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Post Pet Hospital - Pet of the Month

September 2019 - Ozzy

Posted 12:33 PM





As summer comes to a close our September pet of the month refused to go out without a fight. ‘Ozzy’, a 5-month-old German Shepard puppy, presented to us with vomiting. The owner initially thought that ‘Ozzy’ may have eaten a piece of a plastic frisbee that she found in the yard. Based on this history Dr. Grosser ordered a series of radiographs which showed no foreign material but a very gassy and distended intestinal tract. After the radiographs failed to give us any conclusive answers, Dr. Grosser had us perform a parvo test which came back positive.

Parvo virus is a highly infectious virus that affects mostly young dogs or geriatric patients with compromised immune systems. It is transmitted when a dog comes into contact with infected feces, soil or even people who have been around parvo positive dogs. While this virus doesn’t affect people, we are carriers of it and can pose a threat to unvaccinated or incompletely vaccinated puppies. There is no cure for Parvo but making sure that puppies complete their DHPP vaccine series is the easiest way to prevent them from contracting the virus.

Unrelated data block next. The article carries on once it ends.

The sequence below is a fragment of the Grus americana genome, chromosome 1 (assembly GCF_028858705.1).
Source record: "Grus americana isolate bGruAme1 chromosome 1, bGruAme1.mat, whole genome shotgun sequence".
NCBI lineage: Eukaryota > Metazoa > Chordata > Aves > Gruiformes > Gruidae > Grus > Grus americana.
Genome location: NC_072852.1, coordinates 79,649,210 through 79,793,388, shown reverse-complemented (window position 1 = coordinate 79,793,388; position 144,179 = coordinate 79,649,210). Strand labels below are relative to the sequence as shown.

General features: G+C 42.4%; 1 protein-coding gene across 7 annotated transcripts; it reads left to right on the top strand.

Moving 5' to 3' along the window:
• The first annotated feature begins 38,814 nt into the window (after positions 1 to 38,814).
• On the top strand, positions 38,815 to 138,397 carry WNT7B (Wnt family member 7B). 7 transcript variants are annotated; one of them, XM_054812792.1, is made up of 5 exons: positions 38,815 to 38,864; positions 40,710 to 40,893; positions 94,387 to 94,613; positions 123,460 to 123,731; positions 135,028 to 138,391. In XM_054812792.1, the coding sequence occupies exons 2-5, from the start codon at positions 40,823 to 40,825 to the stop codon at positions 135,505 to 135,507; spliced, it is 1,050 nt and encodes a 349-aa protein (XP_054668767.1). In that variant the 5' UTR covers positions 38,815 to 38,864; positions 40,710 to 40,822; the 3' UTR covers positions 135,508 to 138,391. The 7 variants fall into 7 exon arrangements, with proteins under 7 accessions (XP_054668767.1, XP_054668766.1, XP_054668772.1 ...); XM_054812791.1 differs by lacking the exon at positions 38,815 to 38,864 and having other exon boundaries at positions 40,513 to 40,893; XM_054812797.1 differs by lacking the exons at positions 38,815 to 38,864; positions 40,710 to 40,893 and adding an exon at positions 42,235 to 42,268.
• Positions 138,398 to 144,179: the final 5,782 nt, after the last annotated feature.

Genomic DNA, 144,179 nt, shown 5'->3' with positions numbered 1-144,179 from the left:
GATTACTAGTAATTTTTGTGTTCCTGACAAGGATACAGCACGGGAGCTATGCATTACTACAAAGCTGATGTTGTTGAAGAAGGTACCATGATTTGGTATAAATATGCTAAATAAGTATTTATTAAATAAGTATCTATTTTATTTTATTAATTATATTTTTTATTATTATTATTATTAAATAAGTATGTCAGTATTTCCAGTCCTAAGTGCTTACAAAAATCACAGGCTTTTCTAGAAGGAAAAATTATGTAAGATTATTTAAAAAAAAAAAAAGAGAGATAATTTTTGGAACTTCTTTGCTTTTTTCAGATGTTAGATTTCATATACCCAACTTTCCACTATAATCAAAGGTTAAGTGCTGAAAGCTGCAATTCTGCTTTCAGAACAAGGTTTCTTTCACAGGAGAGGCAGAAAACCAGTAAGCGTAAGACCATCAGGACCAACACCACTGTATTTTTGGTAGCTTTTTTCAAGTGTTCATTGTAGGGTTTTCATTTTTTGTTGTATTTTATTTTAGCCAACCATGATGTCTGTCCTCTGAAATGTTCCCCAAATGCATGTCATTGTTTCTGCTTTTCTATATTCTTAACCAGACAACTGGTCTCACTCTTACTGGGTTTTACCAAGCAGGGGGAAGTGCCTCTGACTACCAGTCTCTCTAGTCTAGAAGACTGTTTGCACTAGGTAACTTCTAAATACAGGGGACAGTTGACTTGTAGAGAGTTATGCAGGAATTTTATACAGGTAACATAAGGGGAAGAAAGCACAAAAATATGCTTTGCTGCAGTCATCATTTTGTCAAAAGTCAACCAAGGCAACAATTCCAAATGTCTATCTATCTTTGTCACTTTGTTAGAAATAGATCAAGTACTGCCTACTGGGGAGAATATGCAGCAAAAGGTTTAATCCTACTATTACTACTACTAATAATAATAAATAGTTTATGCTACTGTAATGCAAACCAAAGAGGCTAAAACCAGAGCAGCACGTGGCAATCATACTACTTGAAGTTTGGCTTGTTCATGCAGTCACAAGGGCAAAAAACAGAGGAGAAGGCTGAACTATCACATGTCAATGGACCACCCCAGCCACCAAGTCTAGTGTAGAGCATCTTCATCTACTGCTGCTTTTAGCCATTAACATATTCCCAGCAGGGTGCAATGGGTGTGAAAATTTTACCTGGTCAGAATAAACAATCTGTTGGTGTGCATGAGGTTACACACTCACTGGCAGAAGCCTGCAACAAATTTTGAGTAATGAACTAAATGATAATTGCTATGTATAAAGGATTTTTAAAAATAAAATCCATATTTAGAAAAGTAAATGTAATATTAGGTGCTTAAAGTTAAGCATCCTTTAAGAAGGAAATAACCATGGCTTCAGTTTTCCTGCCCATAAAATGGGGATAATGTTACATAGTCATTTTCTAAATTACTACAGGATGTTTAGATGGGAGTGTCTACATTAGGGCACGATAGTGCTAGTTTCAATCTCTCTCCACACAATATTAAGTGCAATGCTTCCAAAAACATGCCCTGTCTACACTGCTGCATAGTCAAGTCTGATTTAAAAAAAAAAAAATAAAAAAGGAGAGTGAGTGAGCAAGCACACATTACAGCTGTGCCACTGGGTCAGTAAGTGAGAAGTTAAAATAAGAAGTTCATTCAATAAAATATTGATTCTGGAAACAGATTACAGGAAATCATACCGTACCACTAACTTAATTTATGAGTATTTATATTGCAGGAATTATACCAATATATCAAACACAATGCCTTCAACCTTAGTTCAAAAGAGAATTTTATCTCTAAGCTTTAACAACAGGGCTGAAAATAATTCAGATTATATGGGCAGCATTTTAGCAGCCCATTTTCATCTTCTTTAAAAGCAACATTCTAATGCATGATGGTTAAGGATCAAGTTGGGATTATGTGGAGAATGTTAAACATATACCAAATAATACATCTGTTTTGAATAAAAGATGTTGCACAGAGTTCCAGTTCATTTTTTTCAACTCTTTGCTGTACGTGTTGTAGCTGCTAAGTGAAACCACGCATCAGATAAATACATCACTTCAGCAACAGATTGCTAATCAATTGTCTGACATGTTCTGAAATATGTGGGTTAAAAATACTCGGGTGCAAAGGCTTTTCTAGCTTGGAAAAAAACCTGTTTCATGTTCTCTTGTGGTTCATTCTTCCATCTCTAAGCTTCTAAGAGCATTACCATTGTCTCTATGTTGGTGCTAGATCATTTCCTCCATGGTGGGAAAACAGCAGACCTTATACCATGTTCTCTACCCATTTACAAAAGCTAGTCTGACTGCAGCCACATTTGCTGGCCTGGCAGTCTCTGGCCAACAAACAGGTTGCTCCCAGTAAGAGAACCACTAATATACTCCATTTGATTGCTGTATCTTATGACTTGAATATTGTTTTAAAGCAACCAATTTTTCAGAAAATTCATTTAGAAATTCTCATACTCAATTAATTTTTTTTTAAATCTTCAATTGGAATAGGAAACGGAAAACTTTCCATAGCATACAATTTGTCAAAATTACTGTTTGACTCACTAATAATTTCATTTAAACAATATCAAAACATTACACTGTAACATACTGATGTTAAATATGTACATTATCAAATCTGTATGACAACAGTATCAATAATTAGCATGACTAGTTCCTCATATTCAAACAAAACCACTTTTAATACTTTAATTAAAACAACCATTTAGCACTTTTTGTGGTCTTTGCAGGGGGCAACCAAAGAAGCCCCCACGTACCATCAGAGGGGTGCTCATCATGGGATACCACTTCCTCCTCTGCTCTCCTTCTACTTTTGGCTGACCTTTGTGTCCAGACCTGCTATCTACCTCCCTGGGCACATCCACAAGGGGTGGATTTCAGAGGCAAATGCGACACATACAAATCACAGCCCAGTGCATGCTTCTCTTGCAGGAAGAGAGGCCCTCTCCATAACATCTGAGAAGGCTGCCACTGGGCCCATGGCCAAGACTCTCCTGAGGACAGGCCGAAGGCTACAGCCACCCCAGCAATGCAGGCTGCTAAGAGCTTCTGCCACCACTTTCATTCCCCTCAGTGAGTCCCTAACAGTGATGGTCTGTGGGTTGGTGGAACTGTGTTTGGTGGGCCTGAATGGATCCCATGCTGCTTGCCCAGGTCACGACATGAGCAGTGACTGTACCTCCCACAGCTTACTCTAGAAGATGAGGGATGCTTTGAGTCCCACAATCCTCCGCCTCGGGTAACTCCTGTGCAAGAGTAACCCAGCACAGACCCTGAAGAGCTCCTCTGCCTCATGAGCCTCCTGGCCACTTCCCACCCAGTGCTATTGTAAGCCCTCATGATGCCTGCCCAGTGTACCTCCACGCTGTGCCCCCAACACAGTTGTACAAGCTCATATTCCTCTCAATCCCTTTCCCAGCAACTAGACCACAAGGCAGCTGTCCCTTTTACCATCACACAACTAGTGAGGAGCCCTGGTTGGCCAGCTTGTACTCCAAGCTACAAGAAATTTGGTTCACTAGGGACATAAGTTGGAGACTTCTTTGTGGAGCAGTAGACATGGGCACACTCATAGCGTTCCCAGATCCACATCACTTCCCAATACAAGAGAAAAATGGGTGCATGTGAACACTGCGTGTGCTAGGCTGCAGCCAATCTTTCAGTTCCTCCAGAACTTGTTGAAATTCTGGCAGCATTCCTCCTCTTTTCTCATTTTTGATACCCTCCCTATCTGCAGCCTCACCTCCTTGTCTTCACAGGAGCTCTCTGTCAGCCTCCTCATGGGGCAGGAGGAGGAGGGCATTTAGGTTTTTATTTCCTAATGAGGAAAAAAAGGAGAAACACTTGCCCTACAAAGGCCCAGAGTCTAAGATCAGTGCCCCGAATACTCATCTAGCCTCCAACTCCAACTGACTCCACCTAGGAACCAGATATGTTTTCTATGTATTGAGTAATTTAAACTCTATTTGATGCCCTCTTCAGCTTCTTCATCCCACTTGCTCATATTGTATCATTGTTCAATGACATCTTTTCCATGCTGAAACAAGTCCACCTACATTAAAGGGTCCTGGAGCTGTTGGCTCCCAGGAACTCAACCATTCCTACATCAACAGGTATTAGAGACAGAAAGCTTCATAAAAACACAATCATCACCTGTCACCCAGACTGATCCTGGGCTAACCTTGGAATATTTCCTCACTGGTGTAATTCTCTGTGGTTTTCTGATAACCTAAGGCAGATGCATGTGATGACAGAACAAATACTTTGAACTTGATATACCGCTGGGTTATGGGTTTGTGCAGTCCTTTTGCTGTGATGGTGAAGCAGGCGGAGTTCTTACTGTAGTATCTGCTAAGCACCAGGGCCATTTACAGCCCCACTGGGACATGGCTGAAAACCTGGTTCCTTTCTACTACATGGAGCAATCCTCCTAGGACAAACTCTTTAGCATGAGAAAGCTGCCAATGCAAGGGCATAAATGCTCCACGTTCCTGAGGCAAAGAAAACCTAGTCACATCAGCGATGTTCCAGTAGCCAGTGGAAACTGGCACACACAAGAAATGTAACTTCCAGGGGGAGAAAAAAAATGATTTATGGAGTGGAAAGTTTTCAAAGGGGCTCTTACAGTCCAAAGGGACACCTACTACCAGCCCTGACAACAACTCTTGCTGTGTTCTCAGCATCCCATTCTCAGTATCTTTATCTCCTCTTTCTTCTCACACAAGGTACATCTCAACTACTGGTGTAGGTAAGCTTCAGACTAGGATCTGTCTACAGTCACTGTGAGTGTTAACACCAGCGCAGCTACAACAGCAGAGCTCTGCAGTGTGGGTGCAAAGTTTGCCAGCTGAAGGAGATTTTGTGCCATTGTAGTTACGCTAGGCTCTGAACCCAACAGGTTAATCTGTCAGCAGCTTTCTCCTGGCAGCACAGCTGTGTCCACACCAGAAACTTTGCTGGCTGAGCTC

‘Ozzy’ had been coming to us for his puppy visits and was almost done with his series when he contracted the virus. After his parvo test came back positive, we admitted him to the hospital for I.V. fluids, antibiotics, anti-nausea/vomiting medications, and antacids. Admitting parvo patients to the hospital is the best way to treat the virus because it attacks the patients G.I. tract. The primary side effects of parvo are vomiting, diarrhea, inappetence and lethargy. Keeping the patient hydrated is our main goal when treating this virus because that’s what has the most detrimental affect on their bodies. Since most patients aren’t eating well if at all and can’t keep anything down, getting fluids into them through non oral routes is incredibly important.

 We sent ‘Ozzy’ home that evening with oral medications for the owner to start to keep up the progress that was made during hospitalization that day. The hospital was closed the next day but on Friday we called to check in and the owners reported that he was still symptomatic but was acting more alert. ‘Ozzy’ kept gradually improving over the next few days and is now a parvo survivor! While it is unfortunate that he had to deal with this terrible virus he will have immunity to it for the rest of his life now and the fact that he had almost a complete series of DHPP vaccines helped him overcome the virus in a very timely manner. He is still at home with his family and enjoying the good life!